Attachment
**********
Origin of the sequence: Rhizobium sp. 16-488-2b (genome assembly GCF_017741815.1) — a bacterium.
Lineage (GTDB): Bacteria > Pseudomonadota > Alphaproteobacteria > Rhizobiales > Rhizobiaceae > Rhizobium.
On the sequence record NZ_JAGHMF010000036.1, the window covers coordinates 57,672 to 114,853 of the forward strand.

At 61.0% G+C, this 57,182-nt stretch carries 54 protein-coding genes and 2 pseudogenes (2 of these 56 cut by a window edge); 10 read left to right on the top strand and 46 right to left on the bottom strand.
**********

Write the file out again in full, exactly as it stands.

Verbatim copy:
Origin of the sequence: Rhizobium sp. 16-488-2b (genome assembly GCF_017741815.1) — a bacterium.
Lineage (GTDB): Bacteria > Pseudomonadota > Alphaproteobacteria > Rhizobiales > Rhizobiaceae > Rhizobium.
On the sequence record NZ_JAGHMF010000036.1, the window covers coordinates 57,672 to 114,853 of the forward strand.

At 61.0% G+C, this 57,182-nt stretch carries 54 protein-coding genes and 2 pseudogenes (2 of these 56 cut by a window edge); 10 read left to right on the top strand and 46 right to left on the bottom strand.